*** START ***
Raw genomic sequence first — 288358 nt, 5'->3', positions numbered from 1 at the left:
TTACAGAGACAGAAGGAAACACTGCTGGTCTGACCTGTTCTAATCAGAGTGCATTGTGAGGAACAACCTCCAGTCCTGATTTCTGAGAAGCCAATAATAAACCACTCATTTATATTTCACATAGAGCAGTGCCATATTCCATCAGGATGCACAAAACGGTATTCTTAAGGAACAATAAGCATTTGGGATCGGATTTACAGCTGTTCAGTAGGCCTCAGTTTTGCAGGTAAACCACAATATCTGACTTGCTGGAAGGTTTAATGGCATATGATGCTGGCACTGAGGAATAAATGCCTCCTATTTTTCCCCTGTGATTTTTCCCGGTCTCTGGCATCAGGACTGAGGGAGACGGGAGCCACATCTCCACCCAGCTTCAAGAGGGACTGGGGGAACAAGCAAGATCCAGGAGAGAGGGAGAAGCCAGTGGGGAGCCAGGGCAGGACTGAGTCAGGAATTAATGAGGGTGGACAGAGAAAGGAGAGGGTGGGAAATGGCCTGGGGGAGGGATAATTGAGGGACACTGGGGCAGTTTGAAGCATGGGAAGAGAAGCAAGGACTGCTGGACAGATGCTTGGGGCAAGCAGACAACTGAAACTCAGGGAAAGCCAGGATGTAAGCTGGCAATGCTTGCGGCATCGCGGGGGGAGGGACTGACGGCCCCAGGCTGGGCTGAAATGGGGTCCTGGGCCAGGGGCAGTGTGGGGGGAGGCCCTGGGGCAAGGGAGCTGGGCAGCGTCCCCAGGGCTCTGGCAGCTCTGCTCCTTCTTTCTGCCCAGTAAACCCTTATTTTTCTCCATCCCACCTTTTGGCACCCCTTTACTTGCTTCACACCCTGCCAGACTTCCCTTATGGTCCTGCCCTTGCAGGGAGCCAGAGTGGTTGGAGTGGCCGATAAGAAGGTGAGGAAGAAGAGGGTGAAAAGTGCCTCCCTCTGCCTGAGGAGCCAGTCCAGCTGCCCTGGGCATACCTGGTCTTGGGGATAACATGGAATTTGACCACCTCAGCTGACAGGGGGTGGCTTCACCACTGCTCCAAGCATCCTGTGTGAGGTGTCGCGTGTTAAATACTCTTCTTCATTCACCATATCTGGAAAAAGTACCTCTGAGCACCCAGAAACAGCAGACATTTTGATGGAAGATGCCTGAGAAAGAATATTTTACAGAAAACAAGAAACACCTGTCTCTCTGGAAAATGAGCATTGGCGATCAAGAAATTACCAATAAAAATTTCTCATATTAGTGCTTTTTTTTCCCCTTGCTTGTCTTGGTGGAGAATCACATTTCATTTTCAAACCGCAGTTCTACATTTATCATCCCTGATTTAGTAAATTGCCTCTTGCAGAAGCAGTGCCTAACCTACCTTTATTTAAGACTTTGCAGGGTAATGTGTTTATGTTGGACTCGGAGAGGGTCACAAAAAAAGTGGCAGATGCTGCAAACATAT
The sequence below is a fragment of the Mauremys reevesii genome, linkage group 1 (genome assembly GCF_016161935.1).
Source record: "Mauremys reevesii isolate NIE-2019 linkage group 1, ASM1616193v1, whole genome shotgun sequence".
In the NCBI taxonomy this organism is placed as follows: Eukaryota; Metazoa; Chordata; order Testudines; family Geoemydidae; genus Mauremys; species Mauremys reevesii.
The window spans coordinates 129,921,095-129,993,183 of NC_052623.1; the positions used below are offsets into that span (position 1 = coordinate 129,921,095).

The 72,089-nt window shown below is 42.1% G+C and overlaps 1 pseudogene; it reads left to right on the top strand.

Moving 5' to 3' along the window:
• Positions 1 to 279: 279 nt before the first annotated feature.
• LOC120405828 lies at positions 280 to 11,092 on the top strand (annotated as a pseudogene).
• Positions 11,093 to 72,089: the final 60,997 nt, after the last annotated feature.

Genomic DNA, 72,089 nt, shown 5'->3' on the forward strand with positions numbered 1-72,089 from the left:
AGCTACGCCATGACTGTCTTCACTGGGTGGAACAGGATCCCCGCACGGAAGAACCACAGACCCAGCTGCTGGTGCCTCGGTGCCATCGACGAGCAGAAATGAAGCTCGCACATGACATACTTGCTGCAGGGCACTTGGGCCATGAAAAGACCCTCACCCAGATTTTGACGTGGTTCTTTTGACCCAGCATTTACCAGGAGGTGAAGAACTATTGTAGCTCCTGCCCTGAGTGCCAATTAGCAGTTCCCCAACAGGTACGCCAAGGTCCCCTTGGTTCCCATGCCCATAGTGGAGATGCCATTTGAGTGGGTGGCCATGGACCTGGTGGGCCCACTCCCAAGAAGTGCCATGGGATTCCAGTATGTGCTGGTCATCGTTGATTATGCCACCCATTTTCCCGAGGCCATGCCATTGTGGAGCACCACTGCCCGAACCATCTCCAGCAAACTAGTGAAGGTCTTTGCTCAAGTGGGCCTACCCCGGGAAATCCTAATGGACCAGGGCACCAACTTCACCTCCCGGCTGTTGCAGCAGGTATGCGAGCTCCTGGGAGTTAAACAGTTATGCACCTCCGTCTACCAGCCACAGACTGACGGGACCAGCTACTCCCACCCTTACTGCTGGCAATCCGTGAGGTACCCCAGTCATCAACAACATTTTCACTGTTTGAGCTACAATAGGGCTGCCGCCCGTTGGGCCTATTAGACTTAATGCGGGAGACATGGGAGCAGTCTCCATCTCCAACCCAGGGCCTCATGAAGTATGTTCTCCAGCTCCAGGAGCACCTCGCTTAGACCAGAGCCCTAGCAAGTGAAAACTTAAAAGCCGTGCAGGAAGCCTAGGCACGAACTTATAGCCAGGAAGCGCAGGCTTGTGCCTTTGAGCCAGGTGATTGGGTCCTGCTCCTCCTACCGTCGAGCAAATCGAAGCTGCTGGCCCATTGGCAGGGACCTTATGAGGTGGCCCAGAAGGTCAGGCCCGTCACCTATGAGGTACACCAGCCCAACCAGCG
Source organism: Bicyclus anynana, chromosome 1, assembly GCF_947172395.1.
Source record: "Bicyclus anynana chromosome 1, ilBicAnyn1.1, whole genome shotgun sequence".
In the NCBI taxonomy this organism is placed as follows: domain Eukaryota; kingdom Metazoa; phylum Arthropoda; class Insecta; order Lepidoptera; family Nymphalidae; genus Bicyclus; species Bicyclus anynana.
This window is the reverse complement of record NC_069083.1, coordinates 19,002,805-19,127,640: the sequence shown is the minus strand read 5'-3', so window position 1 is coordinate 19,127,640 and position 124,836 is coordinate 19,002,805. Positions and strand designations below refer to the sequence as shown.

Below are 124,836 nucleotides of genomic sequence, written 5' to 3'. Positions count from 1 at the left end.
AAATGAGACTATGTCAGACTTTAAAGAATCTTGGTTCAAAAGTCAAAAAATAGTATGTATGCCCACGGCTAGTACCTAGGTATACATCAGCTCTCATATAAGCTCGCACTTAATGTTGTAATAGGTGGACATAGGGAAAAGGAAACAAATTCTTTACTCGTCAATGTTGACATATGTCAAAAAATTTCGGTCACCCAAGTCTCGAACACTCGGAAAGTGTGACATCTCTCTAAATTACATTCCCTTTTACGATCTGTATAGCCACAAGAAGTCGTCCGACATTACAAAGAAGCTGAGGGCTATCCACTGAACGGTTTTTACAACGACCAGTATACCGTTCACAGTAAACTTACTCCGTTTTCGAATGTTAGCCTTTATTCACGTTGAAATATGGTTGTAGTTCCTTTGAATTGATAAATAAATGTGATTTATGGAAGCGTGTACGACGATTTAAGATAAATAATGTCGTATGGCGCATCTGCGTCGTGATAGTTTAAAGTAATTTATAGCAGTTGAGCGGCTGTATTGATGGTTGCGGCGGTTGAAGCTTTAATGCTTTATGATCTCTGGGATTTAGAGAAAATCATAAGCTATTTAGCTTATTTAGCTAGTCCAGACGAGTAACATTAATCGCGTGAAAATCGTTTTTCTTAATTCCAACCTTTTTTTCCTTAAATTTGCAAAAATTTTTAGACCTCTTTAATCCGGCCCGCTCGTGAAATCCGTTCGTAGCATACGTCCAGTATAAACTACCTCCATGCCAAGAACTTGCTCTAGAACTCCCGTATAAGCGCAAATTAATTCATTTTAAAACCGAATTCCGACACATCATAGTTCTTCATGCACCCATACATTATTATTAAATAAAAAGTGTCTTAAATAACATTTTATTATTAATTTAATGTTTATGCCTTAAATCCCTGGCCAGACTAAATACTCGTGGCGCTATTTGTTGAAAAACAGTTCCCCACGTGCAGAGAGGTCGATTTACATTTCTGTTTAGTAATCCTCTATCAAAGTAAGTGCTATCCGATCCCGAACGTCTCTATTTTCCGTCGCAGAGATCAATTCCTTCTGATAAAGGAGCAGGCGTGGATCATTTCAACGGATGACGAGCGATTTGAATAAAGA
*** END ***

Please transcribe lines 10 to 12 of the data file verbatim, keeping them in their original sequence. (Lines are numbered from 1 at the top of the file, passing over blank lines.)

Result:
• LOC120405828 lies at positions 280 to 11,092 on the top strand (annotated as a pseudogene).
• Positions 11,093 to 72,089: the final 60,997 nt, after the last annotated feature.

Genomic DNA, 72,089 nt, shown 5'->3' on the forward strand with positions numbered 1-72,089 from the left: